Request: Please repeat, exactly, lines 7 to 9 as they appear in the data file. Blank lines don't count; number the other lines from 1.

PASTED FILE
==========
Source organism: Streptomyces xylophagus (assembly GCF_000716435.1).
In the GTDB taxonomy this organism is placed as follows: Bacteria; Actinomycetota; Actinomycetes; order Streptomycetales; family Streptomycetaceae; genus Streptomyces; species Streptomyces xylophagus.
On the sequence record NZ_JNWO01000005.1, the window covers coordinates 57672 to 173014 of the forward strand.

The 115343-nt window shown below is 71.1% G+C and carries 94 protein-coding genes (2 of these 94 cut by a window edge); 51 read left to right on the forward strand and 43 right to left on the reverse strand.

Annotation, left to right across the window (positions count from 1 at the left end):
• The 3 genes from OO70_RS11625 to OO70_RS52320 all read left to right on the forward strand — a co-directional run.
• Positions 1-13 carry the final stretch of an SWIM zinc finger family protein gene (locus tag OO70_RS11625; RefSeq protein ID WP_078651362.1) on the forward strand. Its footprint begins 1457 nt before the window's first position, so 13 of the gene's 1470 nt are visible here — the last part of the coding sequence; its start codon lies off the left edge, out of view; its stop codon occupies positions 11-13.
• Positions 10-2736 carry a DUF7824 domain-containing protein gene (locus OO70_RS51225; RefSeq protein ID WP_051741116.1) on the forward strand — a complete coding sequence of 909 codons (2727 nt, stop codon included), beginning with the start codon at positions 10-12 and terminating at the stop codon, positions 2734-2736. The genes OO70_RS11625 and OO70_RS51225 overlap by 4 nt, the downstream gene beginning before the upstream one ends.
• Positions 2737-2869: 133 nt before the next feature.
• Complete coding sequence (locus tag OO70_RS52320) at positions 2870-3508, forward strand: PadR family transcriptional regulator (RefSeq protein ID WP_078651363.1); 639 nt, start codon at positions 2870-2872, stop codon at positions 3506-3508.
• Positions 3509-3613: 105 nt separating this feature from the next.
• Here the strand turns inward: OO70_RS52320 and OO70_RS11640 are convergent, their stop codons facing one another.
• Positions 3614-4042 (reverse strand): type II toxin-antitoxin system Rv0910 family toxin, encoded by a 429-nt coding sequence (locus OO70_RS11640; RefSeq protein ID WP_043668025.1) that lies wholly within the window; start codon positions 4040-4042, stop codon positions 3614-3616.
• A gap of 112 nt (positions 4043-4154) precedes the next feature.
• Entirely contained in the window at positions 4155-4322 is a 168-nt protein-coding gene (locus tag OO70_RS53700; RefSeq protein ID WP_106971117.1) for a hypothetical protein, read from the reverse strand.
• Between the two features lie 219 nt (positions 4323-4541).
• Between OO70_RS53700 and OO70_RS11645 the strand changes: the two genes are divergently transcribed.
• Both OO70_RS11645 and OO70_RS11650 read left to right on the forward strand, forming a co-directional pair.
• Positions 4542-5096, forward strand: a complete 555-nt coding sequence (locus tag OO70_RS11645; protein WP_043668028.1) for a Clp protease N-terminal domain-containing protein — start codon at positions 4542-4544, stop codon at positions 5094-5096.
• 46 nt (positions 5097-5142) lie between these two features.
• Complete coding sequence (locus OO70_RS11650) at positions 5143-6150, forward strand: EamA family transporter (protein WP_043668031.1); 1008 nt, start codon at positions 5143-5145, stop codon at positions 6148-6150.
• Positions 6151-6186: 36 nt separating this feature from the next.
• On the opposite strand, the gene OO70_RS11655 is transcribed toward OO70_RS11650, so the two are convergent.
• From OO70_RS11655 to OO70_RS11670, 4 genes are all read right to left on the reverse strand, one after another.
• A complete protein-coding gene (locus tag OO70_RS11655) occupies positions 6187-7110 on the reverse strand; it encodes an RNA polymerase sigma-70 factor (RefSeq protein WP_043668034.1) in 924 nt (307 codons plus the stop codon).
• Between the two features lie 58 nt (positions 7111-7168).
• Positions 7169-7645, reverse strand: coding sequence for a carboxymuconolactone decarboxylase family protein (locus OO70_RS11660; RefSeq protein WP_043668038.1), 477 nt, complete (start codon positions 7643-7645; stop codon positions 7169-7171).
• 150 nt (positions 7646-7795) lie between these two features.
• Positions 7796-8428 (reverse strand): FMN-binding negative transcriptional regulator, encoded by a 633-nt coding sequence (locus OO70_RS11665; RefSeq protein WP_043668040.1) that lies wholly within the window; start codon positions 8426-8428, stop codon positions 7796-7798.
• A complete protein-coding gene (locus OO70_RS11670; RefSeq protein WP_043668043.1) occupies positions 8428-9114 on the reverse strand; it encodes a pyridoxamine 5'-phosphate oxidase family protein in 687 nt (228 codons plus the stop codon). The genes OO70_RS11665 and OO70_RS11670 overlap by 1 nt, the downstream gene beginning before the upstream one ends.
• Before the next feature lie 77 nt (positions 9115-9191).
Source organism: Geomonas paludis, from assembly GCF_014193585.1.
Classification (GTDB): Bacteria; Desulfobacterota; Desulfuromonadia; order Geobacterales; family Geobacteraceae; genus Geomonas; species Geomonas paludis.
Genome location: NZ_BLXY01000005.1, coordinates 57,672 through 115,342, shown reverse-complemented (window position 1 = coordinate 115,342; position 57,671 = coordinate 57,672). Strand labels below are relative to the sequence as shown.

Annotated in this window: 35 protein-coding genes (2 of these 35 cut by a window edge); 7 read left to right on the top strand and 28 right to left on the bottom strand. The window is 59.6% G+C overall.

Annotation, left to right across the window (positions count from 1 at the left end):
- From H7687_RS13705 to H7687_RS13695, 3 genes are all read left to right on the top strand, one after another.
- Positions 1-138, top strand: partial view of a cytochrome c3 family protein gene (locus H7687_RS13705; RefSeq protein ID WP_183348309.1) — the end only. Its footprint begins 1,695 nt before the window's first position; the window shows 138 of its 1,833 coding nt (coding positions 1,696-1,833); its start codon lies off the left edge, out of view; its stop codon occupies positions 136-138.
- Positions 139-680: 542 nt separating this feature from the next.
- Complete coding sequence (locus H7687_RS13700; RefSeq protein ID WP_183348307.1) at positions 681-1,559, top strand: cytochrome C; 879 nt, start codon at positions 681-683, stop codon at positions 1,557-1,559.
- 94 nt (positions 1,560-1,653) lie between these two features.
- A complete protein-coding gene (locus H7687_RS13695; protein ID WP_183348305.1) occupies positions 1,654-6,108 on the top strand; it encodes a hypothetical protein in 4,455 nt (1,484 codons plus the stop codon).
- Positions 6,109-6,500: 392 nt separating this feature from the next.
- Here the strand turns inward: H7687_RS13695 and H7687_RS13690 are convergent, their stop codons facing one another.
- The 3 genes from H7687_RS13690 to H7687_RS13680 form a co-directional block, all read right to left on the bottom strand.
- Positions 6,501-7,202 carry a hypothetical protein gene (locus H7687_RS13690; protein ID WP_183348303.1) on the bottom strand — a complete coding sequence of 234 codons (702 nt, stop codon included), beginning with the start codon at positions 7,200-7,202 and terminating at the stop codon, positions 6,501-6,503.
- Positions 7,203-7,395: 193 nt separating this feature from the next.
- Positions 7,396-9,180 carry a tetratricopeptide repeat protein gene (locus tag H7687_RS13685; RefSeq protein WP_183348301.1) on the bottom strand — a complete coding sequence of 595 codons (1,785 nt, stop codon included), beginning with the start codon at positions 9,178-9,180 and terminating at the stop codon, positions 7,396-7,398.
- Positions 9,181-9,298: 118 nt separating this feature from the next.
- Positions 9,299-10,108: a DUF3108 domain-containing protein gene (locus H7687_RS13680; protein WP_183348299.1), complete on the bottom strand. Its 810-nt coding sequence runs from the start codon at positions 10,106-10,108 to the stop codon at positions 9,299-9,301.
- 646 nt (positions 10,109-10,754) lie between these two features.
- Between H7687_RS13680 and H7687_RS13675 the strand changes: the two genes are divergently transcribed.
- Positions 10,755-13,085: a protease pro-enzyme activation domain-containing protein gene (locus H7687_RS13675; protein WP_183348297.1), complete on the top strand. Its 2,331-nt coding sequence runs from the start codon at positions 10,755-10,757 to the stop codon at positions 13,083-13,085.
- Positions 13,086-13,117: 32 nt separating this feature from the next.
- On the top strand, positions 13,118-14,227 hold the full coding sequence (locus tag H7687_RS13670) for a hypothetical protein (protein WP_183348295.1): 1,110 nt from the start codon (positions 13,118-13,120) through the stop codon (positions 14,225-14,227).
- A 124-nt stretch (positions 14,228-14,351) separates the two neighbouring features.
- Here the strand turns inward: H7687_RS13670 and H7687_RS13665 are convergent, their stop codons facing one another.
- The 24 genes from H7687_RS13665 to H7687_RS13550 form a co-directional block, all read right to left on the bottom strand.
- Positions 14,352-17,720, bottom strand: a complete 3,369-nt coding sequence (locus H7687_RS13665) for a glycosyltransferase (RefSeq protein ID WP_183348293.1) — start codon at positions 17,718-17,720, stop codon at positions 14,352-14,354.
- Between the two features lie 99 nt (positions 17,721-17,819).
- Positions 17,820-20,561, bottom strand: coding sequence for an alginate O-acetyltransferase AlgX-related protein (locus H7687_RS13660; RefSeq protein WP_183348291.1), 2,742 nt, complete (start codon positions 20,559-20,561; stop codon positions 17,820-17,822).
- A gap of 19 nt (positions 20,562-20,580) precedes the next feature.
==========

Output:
• Positions 1-13 carry the final stretch of an SWIM zinc finger family protein gene (locus tag OO70_RS11625; RefSeq protein ID WP_078651362.1) on the forward strand. Its footprint begins 1457 nt before the window's first position, so 13 of the gene's 1470 nt are visible here — the last part of the coding sequence; its start codon lies off the left edge, out of view; its stop codon occupies positions 11-13.
• Positions 10-2736 carry a DUF7824 domain-containing protein gene (locus OO70_RS51225; RefSeq protein ID WP_051741116.1) on the forward strand — a complete coding sequence of 909 codons (2727 nt, stop codon included), beginning with the start codon at positions 10-12 and terminating at the stop codon, positions 2734-2736. The genes OO70_RS11625 and OO70_RS51225 overlap by 4 nt, the downstream gene beginning before the upstream one ends.
• Positions 2737-2869: 133 nt before the next feature.